Echoes of an early territory

Gilbert Márkus writes:

In twelfth-century and later records of churches in Galloway, we occasionally come across a territory called Desnes.  It appears in various spellings (Desnes, Desenes, Denes, Deesnes, Desense) but I will adopt Desnes as the standard form.  It is the name of a territory which, as we shall see, extended along the southern part of Galloway from the River Cree to the River Nith, and it included the southern parishes of the Galloway Glens project area.  In what follows I will reflect a little on what we might learn from this name.

First of all, what language was it coined in, and what does it mean?  Daphne Brooke thought that it was Gaelic deas neas meaning ‘southern promontories’ (1987, 48).   While this is just about formally possible (at least it would be if we read it as a singular ‘promontory’) it is a very odd construtction.  And we should bear in mind that the obsolete Gaelic word neas ‘a promontory’ is not a native word, but a loan from Old Norse, and it is vanishingly rare as an element in Gaelic place-names.  William J. Watson in his magisterial Celtic Place-Names of Scotland (1926) does not cite a single Gaelic place-name containing this element.   But there is a significant number of place-names in Scotland which contain the element nes – that is the Norse, not the Gaelic word – meaning ‘a promontory, a headland’.  J. G. Scott proposed that Desnes is a Norse name, that it contains the name of the River Dee (1993, 132), and that it means ‘promontory, headland or point of the Dee’ – in Old Norse Des nes.   This seems highly likely, though it is also possible that the name is even older, formed during the Northumbrian domination of this area: the river-name and Old English næs ‘promontory etc.’

The ‘promontory’ in question might be the whole area of land which juts out into the Solway at the mouth of the Dee, comprising broadly speaking the parishes of  Borgue, Kirkcudbright and Rerwick (see Map 2 below).

Another possibility is that the nes is a much smaller promontory at the mouth of the Dee – perhaps St Mary’s Isle (which in spite of its name is not an island but a sharp narrow promontory) immediately to the south of the early medieval Northumbrian settlement of Kirkcudbright.  If this is the nes that gave Desnes its name, it may have been because it was an early medieval power-centre (before St Mary’s Priory was founded there in the twelfth century), controlling access to the Dee river system.  On the other hand, much of the landscape around St Mary’s Isle and Kirkcudbright is low-lying and composed of river-silt.  As a result it is likely to have been in a state of flux over the centuries, and it may be that St Mary’s Isle really was an island when the monastery was built on it in the twelfth century, and therefore not the nes.  If so, the nes named in Desnes may be the promontory at the river-mouth on which Kirkcudbright itself sits.  Timothy Pont’s survey of the area in the 1590s, published in engraved form in Blaeu’s Atlas in 1654, clearly show both Kirkcudbright (Kircubright) and St Mary’s Isle as part of a continuous single nes in the middle of the basin of the Dee estuary.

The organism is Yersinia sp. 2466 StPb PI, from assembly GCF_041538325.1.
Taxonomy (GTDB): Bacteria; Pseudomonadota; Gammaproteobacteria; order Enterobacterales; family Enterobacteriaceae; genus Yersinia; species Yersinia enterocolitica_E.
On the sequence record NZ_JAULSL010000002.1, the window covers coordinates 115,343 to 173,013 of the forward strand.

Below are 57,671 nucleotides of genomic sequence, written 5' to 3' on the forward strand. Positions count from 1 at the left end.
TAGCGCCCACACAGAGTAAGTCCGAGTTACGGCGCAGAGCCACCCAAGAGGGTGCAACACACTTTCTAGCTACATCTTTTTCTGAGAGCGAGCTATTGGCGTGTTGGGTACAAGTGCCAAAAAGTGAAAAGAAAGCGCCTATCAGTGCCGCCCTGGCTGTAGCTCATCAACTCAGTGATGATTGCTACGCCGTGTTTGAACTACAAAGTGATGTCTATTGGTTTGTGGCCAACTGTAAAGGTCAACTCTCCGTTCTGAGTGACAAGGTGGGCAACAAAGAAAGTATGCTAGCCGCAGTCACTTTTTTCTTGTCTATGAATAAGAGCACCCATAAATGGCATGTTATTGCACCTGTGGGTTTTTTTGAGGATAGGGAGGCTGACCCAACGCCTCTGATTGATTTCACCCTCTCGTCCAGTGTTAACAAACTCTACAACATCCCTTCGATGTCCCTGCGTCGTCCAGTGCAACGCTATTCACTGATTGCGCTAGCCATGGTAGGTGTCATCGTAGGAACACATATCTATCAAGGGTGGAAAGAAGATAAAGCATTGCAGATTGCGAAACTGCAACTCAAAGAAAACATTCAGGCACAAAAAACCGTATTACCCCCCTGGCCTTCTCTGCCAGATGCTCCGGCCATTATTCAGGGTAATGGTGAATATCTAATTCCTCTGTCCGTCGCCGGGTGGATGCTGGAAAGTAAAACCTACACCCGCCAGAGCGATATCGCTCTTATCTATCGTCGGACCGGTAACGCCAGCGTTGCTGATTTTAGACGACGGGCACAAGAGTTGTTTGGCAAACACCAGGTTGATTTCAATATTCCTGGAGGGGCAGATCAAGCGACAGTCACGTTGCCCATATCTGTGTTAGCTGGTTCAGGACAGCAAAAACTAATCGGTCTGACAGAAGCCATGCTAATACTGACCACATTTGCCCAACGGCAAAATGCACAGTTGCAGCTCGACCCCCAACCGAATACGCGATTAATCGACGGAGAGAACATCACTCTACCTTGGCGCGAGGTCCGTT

Map 1: St Mary’s Isle and Kirkcudbright, from Blaeu’s Atlas, map of Galloway (1654). (Website of the National Library of Scotland).

It is worth mentioning in passing, if this proposal about Desnes is right, another potentially Norse name in Galloway which refers to the main headland to the west of Desnes.  The medieval deanery of Farnes is recorded in the thirteenth century as containing the parishes from New Luce and Kirkcowan in the north to Glasserton, Sorbie and Whithorn in the south.  This is again a dramatic nes or promontory jutting into the Solway.

The proposed Norse origin of the names Desnes and Farnes sits well with other territorial names of Norse origin in this coastal, such as the parish names Rerwick and Southwick (both in the territory of Desnes) and Sorbie (in Farnes).

The second thing we might notice about the name Desnes is that it usually occurs as the name of a church territory, or rather church territories.  That does not mean it was originally coined as an ecclesiastical name, however, and at least one occurrence of the name suggests it had a political or secular aspect too.

In the 1160s, King William confirmed a grant by Uhtred, son of Fergus, of the church of Kirkcudbright to the newly founded Holyrood Abbey in Edinburgh.  Kirkcudbright was said to lie in Desenesmor, that is the ‘large or great’ Desnes (Gaelic mòr) (Holyrood Liber no. 27).  This immediately reveals that already Desnes has been divided up, and the area around Kirkcudbright is the ‘greater’ part – which might refer to its size, or perhaps more likely to its importance.

At around the same time (1161 x 1174) Uhtred granted some land (what is now New Abbey parish at the mouth of the Nith) to one Richard son of Troite (Ricardo filio Tructe).  In return for that grant he requires from Richard the service of one knight and eight pounds of silver ‘as long as I have to render cain of/from [the?] cro and of/from Desnes Ioan’ (del cro et de Desense Ioan) (Ragg 1917, 218).  Here Desnes Ioan is the eastern part of Desnes, and the name is probably ‘Desnes belonging to John’ – John is Iohannes in Latin, Ioan in Welsh (or Cumbrian if you prefer), and is also attested as Ioan in medieval Gaelic.  We will come back to this John in due course.